But there are other Apps that don't need an internet connection at all, they completely load into memory. A few are: Google Maps, Apple Maps, and CoPilot GPS. All three do a good job. I like CoPilot best of those three. There are others, too.
But you still need a method of getting the GPS location. There are physical add-on devices, as someone mentioned earlier. Or an ipad that has the capability to connect to AT&T, Verizon, etc. have the capability built-in. Or someone else mentioned something about a bluetooth connection to the phone, I haven't tried it, as I don't need it.
If you were to see how nice any of the above look on an ipad, you'd never want a dedicated GPS again. I'm using mine to velcro my ipad to the front of the GPS, so that I have a mount.
I agree with Atom Ant. I've had an Iphone for at least 4 years, and have never wanted to use it as a GPS. Too small. A mini ipad would be fine, though.
Yeah, I remember hearing that there are plug-in units that can make a non-GPS ipad into a GPS unit, but when you are buying one from scratch, it is about the same cost, give or take, to get it built-in.
I have two Magellans, and they are both miserable excuses for GPS. Their map updates are really bad.
I just got an iPad, and there are many nice GPS apps. Just used a couple on a trip to Wisconsin and back: just about 1000 miles. So much information, and so nice a detailed display!
So I suggest you take the money not spent on a dedicated GPS, and you are well on your way. BTW, you need to get a model that CAN connect to AT&T or Verizon, but you don't have to actually take their service. That's the only way to get a built-in GPS chip.
Google Maps is nice, Apple Maps not bad, CoPilot and MotionX are very nice. All are free.
A heated floor pad sounds like a good, practical idea. I'm going to Google it.
I put heated elements under a ceramic floor in a bathroom a few years ago, and I loved it. No, it doesn't heat the room as such, but it is surprising how a little heat in the floor makes the room feel warmer. And the power draw was reasonable: I think around 150 watts, and it maybe was 'on' half the time, or less.
That house had a concrete floor rather than what I have now: a crawl space. The floor got SO COLD in winter, and the room was in a corner of the house. On my last trip out west a few weeks ago with a 5th wheel, we hit temps around freezing at night. I thought then, how nice a warmed floor would feel . . .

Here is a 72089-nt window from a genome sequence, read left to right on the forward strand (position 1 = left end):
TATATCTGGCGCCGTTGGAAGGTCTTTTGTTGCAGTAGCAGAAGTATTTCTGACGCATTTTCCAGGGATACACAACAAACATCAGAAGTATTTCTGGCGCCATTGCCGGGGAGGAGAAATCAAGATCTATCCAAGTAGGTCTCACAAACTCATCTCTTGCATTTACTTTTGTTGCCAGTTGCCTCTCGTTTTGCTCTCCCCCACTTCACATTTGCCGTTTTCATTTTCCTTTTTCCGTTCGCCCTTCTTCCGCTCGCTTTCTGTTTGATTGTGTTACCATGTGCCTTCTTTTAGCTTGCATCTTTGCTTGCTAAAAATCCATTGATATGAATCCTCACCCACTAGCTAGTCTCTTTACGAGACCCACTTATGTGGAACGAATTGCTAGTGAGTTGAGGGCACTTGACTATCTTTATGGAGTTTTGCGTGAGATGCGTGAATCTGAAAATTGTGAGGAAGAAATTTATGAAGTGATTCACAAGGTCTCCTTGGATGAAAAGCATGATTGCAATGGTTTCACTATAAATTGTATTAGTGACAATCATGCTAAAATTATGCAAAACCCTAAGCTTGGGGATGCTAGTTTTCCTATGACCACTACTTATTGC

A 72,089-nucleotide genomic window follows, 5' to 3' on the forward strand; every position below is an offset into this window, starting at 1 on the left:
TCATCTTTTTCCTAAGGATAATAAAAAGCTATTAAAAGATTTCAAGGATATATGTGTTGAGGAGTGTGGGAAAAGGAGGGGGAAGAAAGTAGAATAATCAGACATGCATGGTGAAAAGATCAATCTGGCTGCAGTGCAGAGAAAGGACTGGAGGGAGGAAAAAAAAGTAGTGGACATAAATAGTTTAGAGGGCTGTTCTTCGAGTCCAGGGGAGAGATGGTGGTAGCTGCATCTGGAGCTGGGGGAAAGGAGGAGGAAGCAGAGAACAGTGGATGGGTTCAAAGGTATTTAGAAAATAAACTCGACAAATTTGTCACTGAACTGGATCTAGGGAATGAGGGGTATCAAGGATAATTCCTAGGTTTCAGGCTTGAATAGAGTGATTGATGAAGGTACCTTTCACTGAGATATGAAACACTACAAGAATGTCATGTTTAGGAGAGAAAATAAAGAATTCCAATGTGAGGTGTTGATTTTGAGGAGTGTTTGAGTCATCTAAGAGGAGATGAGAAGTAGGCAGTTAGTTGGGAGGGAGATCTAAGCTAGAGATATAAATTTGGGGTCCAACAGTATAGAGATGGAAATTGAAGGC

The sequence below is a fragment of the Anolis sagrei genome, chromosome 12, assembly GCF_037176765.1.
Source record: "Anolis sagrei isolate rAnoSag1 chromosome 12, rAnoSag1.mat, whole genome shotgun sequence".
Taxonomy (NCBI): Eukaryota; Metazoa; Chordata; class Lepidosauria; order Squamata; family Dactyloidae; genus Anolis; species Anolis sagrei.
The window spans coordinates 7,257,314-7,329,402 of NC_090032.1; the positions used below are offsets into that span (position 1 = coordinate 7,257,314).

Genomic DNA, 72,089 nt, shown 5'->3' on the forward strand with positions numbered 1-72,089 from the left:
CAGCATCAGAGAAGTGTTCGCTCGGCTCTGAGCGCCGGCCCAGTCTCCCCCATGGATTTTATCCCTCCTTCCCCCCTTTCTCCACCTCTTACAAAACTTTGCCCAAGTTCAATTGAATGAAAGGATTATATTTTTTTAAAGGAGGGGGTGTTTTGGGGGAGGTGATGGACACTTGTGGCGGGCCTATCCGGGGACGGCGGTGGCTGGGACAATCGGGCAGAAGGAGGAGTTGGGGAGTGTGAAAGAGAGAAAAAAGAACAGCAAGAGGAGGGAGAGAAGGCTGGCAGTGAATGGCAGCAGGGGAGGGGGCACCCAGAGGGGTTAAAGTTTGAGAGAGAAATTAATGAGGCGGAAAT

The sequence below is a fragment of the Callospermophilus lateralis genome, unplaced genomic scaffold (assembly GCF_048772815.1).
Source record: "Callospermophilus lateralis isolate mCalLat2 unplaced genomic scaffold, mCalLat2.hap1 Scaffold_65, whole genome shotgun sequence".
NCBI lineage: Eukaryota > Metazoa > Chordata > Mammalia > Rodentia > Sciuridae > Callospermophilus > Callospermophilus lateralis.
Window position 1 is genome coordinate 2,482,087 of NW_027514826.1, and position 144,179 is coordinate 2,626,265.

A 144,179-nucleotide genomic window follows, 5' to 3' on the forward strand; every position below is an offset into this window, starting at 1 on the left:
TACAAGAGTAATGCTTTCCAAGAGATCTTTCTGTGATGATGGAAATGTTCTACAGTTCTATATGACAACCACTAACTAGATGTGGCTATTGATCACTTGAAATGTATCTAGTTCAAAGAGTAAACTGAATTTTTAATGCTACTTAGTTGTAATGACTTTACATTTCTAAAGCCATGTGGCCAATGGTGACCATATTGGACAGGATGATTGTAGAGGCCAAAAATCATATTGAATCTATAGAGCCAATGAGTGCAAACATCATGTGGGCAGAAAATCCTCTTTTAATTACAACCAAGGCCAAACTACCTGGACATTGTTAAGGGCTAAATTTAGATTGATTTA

Under-sink valve: they are really cheap valves, use only a little piece of rubber that resembles a chunk of inner tube to keep fumes from rising into the trailer. Unfortunately, the flap is fighting gravity along with air currents.
I replaced mine with a higher quality unit that I got at Menards. But the same or similar valves are available from Amazon. Expect to spend about $20, not the cheap replacement that costs around $5. Or expect to get recurrences from time to time for no apparent reason.
On the other hand, I highly recommend a dehumidifier. But it should have a drain so that there won't be any filled tank issue. Nothing can do the job like a dehumidifier, and if there was power available where I park my trailer, I'd use one.
It won't be that expensive to run; the inside of a trailer/MH is only a few hundred square feet.
I have two Magellans, one a 7" and one 5". I regret them both.
Too many mis-directions, too many crazy, out-of-the-way routes, and despite a recent update, they STILL don't have the long-completed I-69 road in Indiana and they STILL don't have the subdivision I live in, which has been here at least 7 years. Every single mapping program I've looked at on my Kindle or iPhone has both.
Map updates are useless if they don't actually update the maps.
I started out with a macerator. I liked it OK, but it is slower and tedious to use. And when it is really hot outside, you may need to let the unit cool off half way through.
It's in the front storage area of my 5th. Haven't used it in two years. Regular drainage is so much faster and therefore more thorough. But if you need to drain uphill . . . it can't be beat.